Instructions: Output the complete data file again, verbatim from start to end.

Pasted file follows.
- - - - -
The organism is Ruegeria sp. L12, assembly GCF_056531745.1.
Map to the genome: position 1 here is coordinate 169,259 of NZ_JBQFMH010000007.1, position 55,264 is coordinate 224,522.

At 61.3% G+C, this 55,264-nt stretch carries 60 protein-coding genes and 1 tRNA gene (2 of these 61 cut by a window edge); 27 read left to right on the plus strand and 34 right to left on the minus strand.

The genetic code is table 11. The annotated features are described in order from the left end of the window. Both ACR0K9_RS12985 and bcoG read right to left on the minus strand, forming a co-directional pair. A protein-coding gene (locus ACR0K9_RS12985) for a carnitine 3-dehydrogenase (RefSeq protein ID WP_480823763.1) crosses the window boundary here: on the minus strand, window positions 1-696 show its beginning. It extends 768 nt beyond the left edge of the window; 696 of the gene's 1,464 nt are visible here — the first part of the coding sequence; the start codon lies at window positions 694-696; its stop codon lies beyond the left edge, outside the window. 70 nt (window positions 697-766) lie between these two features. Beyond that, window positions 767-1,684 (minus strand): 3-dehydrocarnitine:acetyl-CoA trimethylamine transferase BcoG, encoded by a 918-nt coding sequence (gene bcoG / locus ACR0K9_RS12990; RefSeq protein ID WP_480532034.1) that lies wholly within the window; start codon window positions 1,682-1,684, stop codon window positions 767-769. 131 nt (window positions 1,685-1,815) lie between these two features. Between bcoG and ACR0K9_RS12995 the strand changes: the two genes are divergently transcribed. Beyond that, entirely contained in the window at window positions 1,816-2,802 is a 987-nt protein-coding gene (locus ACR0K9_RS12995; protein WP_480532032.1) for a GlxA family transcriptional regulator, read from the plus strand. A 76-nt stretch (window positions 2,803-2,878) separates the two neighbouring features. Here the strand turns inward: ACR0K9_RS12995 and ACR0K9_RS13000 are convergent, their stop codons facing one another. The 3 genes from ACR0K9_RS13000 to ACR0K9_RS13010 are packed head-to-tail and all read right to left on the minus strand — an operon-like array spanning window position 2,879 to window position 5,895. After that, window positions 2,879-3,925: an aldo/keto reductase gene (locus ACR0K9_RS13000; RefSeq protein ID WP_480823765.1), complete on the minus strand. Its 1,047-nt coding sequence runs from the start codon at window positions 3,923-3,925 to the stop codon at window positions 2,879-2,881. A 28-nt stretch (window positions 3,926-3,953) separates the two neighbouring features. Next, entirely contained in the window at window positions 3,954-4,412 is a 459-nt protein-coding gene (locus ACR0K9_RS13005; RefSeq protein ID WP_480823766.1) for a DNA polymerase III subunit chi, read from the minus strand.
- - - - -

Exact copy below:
The organism is Ruegeria sp. L12, assembly GCF_056531745.1.
Map to the genome: position 1 here is coordinate 169,259 of NZ_JBQFMH010000007.1, position 55,264 is coordinate 224,522.

At 61.3% G+C, this 55,264-nt stretch carries 60 protein-coding genes and 1 tRNA gene (2 of these 61 cut by a window edge); 27 read left to right on the plus strand and 34 right to left on the minus strand.

The genetic code is table 11. The annotated features are described in order from the left end of the window. Both ACR0K9_RS12985 and bcoG read right to left on the minus strand, forming a co-directional pair. A protein-coding gene (locus ACR0K9_RS12985) for a carnitine 3-dehydrogenase (RefSeq protein ID WP_480823763.1) crosses the window boundary here: on the minus strand, window positions 1-696 show its beginning. It extends 768 nt beyond the left edge of the window; 696 of the gene's 1,464 nt are visible here — the first part of the coding sequence; the start codon lies at window positions 694-696; its stop codon lies beyond the left edge, outside the window. 70 nt (window positions 697-766) lie between these two features. Beyond that, window positions 767-1,684 (minus strand): 3-dehydrocarnitine:acetyl-CoA trimethylamine transferase BcoG, encoded by a 918-nt coding sequence (gene bcoG / locus ACR0K9_RS12990; RefSeq protein ID WP_480532034.1) that lies wholly within the window; start codon window positions 1,682-1,684, stop codon window positions 767-769. 131 nt (window positions 1,685-1,815) lie between these two features. Between bcoG and ACR0K9_RS12995 the strand changes: the two genes are divergently transcribed. Beyond that, entirely contained in the window at window positions 1,816-2,802 is a 987-nt protein-coding gene (locus ACR0K9_RS12995; protein WP_480532032.1) for a GlxA family transcriptional regulator, read from the plus strand. A 76-nt stretch (window positions 2,803-2,878) separates the two neighbouring features. Here the strand turns inward: ACR0K9_RS12995 and ACR0K9_RS13000 are convergent, their stop codons facing one another. The 3 genes from ACR0K9_RS13000 to ACR0K9_RS13010 are packed head-to-tail and all read right to left on the minus strand — an operon-like array spanning window position 2,879 to window position 5,895. After that, window positions 2,879-3,925: an aldo/keto reductase gene (locus ACR0K9_RS13000; RefSeq protein ID WP_480823765.1), complete on the minus strand. Its 1,047-nt coding sequence runs from the start codon at window positions 3,923-3,925 to the stop codon at window positions 2,879-2,881. A 28-nt stretch (window positions 3,926-3,953) separates the two neighbouring features. Next, entirely contained in the window at window positions 3,954-4,412 is a 459-nt protein-coding gene (locus ACR0K9_RS13005; RefSeq protein ID WP_480823766.1) for a DNA polymerase III subunit chi, read from the minus strand.